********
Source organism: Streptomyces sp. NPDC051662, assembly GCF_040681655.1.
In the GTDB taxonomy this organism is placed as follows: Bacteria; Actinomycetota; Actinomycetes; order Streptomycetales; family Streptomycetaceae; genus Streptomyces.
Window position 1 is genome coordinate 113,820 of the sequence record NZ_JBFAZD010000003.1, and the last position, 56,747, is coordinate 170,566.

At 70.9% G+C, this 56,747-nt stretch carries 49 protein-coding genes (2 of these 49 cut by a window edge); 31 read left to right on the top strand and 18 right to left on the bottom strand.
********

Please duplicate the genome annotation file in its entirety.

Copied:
Source organism: Streptomyces sp. NPDC051662, assembly GCF_040681655.1.
In the GTDB taxonomy this organism is placed as follows: Bacteria; Actinomycetota; Actinomycetes; order Streptomycetales; family Streptomycetaceae; genus Streptomyces.
Window position 1 is genome coordinate 113,820 of the sequence record NZ_JBFAZD010000003.1, and the last position, 56,747, is coordinate 170,566.

At 70.9% G+C, this 56,747-nt stretch carries 49 protein-coding genes (2 of these 49 cut by a window edge); 31 read left to right on the top strand and 18 right to left on the bottom strand.